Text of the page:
What I like best about this episode is that it is, at heart, a perfect Star Trek episode. The underlying theme of the entire franchise has always been a future where people cooperate instead of fight. Sure, fighting happens, but ultimately it’s compassion that wins the day, from Kirk helping Balok even after he nearly killed them all to the Dominion War ending due to Odo offering to help the Great Link to the Burn being solved by Saru helping a hundred-year-old child.
This is the sort of thing that’s most fun about Lower Decks. Things like this and second contact show the parts we never get to see on the mainline shows: what happens next. The drudge work, the cleanup, the paperwork, and all that stuff that is too mundane for a one-hour show about people having adventures. (It’s also why cop shows rarely show them doing paperwork, which is actually about 85% of their job.)
There are two aspects of this episode that work. One is Torres’s complete frustration with every nanosecond of this whole thing. She doesn’t want to be the Virgin Mary equivalent in a Klingon cult, she doesn’t want to have to have a security guard on her at all times, she doesn’t want her husband to fight to the death, and she especially doesn’t want a deadly disease. Even when she does go along with Kohlar’s plan, her recitation of her great deeds is somewhat less than convincing. Roxann Dawson plays it perfectly as someone who is incredibly uncomfortable with this manner of boasting but trying her best. (Contrast this with the story Kor tells at the top of DS9’s “The Sword of Kahless,” which John Colicos tells with verve and panache. But Kor is used to being a bombastic Klingon, Torres really really isn’t.)
The other is Kohlar himself. Wren T. Brown imbues the character with great gravity and also significant exhaustion. He wants very much for this quest to be over with, but he’s not being stupid about it. His plan is actually a good one, and he’s earnest in his desire to do right by his people, both by the terms of the prophecy and in terms of getting them to stop being nomads on a fruitless quest.
Okay, it’s obvious that the Benkarans are meant to substitute for people of color who are disproportionately imprisoned and sentenced compared to white criminals. But instead of shining a light on this disparity, we find out that the Benkaran whom Neelix has befriended is not an innocent person being put to death, but a nasty-ass criminal just like Yediq said he was. He even tries a lame attempt to get the same consideration that Iko got—trying to claim that he, too, is mentally ill.
Meanwhile, Iko is a Nygean, one of the “mainstream” species, and he gets a redemption arc. So the equivalent to the white guy gets to be forgiven by the audience, if not by the victims, and the equivalent to the POC gets to be the asshole who stages a prison break and goes back on his word. This isn’t quite failing your saving roll versus social commentary, but it’s a very very low roll…
On the one hand, there’s a level of elitism here that’s totally at odds with the Trek ethos, but I’m willing to forgive it on this occasion when I haven’t in the past for two reasons: 1) it’s funny (not always a given on this show that’s supposed to be a comedy), and 2) it provides some truly excellent character moments for Freeman, Mariner, and Boimler.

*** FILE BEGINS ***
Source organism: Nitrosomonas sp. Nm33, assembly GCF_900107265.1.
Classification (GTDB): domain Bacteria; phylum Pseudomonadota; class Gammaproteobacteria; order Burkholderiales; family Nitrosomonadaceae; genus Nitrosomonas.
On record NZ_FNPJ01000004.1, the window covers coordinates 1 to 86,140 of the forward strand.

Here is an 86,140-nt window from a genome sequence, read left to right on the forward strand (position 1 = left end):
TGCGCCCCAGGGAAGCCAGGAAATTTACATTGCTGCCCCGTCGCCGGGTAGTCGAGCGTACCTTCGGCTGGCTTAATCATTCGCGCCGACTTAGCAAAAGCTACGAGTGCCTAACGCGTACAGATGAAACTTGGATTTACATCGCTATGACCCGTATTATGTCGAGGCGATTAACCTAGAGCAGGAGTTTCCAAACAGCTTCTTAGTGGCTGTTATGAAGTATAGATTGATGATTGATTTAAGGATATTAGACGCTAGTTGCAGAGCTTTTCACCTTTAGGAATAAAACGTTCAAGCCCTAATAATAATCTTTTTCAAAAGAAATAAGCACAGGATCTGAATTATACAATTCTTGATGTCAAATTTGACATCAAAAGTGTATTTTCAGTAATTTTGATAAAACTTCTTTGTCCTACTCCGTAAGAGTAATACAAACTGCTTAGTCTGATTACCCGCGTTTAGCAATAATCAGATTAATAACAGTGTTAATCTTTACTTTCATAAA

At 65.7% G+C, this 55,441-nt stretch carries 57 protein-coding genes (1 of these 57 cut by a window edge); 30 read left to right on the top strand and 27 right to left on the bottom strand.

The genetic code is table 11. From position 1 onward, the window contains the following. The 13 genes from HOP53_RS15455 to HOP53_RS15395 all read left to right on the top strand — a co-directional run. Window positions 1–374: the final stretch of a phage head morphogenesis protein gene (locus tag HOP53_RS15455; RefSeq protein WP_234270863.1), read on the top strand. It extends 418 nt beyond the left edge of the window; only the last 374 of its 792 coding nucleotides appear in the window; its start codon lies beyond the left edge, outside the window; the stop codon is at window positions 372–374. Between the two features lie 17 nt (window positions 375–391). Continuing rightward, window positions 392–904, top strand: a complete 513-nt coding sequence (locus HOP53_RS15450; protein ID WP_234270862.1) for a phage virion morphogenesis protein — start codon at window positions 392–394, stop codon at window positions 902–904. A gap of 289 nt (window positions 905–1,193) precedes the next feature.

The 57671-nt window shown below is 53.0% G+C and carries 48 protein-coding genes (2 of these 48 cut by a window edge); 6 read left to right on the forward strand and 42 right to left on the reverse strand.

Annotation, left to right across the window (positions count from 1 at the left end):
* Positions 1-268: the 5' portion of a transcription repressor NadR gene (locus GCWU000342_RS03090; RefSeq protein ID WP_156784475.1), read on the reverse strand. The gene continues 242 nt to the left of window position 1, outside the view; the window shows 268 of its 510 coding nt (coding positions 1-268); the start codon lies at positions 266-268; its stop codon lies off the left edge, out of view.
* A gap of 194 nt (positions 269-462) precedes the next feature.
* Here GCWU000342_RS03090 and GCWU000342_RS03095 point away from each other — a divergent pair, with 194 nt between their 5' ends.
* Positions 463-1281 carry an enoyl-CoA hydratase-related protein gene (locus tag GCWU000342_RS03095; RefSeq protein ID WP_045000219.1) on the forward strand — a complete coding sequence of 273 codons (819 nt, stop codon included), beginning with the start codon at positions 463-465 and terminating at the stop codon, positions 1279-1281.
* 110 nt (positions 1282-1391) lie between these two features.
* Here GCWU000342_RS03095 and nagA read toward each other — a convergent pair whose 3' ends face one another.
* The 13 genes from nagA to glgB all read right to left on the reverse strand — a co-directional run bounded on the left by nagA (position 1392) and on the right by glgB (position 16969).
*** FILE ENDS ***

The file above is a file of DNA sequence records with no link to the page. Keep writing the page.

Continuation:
The B-plot with Tendi amuses the heck out of me, because one of the hoariest clichés in the book is the people who refuse to go for their physical. This is especially ridiculous in the world of Star Trek, where the physical mostly consists of a medical professional non-invasively examining you with a tricorder for a few seconds. And yet, lots of incredibly lazy writers use the character-refuses-to-go-for-a-physical as a spectacularly lame plot device. (Astute readers might be aware that your humble reviewer used this very same plot device in his 2007 TNG novel Q & A, wherein the Enterprise-E’s new chief of security keeps putting off his physical. Guilty as charged.)
First of all, in this episode written and directed by men in a season in which the show-runner is a man, it’s a really bad look that the entire episode is about men telling a woman what she can’t do with her own body during a pregnancy. This is especially hilarious on a show with a female lead as the captain—said captain is notably absent for most of the episode, showing up briefly to congratulate the happy couple and again to decline the invitation to get involved. What a waste.
As a kind of final-season tribute to everything Voyager has been through over the years, this works nicely. As an actual story, it’s kind of nowhere. And it actually pissed me off in several spots, in ways that everyone who’s been reading these rewatches for the past nineteen months can probably guess…
With all that, though, this two-hour episode doesn’t quite cohere. Part of the problem is that Iden is a nowhere antagonist. Jeff Yagher has no discernible personality (Cindy Katz and Spencer Garrett do a much better job), and his transition from bland affable leader to megalomaniacal murderer is utterly unconvincing. It’s a narrative cheat to make the EMH’s decision easier, but it makes the arguments far less convincing. The holograms generally are not the nicest people around—they kidnap both the EMH and Torres, they pretty much torture the EMH to make a point—but it was up to Yagher to show how they were evolving past that, and he never really did that. He was unconvincing as an antihero, as a resistance leader, or as a lunatic.